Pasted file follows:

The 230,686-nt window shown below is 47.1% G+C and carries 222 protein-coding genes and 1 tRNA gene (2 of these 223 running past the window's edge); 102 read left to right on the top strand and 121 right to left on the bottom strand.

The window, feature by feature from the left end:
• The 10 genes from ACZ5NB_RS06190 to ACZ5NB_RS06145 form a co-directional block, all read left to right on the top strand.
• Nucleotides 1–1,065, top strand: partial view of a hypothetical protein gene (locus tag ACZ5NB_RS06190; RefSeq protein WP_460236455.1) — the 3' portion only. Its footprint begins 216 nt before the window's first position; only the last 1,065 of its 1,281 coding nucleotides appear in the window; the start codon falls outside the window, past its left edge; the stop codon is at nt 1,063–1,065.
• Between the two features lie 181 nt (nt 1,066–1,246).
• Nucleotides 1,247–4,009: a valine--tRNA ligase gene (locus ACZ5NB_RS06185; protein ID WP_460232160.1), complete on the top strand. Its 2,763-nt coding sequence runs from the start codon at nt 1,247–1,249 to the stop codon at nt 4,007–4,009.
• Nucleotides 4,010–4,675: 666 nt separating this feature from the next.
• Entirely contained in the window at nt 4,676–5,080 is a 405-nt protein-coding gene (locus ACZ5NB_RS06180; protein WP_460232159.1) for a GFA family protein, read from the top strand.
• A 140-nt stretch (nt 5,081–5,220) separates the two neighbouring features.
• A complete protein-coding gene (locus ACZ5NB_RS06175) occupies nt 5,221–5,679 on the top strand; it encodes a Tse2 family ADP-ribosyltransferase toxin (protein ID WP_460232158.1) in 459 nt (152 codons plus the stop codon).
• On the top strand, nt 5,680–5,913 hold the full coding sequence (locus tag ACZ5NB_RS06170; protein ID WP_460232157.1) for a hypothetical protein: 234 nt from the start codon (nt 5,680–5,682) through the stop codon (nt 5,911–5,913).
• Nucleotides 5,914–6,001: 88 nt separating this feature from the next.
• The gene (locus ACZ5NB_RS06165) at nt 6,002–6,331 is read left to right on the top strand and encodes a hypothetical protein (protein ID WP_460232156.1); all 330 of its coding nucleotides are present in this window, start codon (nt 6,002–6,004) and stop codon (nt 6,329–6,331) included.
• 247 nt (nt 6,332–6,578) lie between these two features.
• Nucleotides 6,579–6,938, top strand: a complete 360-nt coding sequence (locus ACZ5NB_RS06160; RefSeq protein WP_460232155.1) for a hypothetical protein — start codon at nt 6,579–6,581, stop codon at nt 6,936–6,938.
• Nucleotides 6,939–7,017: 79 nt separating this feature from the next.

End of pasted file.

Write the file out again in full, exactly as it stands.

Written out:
The 230,686-nt window shown below is 47.1% G+C and carries 222 protein-coding genes and 1 tRNA gene (2 of these 223 running past the window's edge); 102 read left to right on the top strand and 121 right to left on the bottom strand.

The window, feature by feature from the left end:
• The 10 genes from ACZ5NB_RS06190 to ACZ5NB_RS06145 form a co-directional block, all read left to right on the top strand.
• Nucleotides 1–1,065, top strand: partial view of a hypothetical protein gene (locus tag ACZ5NB_RS06190; RefSeq protein WP_460236455.1) — the 3' portion only. Its footprint begins 216 nt before the window's first position; only the last 1,065 of its 1,281 coding nucleotides appear in the window; the start codon falls outside the window, past its left edge; the stop codon is at nt 1,063–1,065.
• Between the two features lie 181 nt (nt 1,066–1,246).
• Nucleotides 1,247–4,009: a valine--tRNA ligase gene (locus ACZ5NB_RS06185; protein ID WP_460232160.1), complete on the top strand. Its 2,763-nt coding sequence runs from the start codon at nt 1,247–1,249 to the stop codon at nt 4,007–4,009.
• Nucleotides 4,010–4,675: 666 nt separating this feature from the next.
• Entirely contained in the window at nt 4,676–5,080 is a 405-nt protein-coding gene (locus ACZ5NB_RS06180; protein WP_460232159.1) for a GFA family protein, read from the top strand.
• A 140-nt stretch (nt 5,081–5,220) separates the two neighbouring features.
• A complete protein-coding gene (locus ACZ5NB_RS06175) occupies nt 5,221–5,679 on the top strand; it encodes a Tse2 family ADP-ribosyltransferase toxin (protein ID WP_460232158.1) in 459 nt (152 codons plus the stop codon).
• On the top strand, nt 5,680–5,913 hold the full coding sequence (locus tag ACZ5NB_RS06170; protein ID WP_460232157.1) for a hypothetical protein: 234 nt from the start codon (nt 5,680–5,682) through the stop codon (nt 5,911–5,913).
• Nucleotides 5,914–6,001: 88 nt separating this feature from the next.
• The gene (locus ACZ5NB_RS06165) at nt 6,002–6,331 is read left to right on the top strand and encodes a hypothetical protein (protein ID WP_460232156.1); all 330 of its coding nucleotides are present in this window, start codon (nt 6,002–6,004) and stop codon (nt 6,329–6,331) included.
• 247 nt (nt 6,332–6,578) lie between these two features.
• Nucleotides 6,579–6,938, top strand: a complete 360-nt coding sequence (locus ACZ5NB_RS06160; RefSeq protein WP_460232155.1) for a hypothetical protein — start codon at nt 6,579–6,581, stop codon at nt 6,936–6,938.
• Nucleotides 6,939–7,017: 79 nt separating this feature from the next.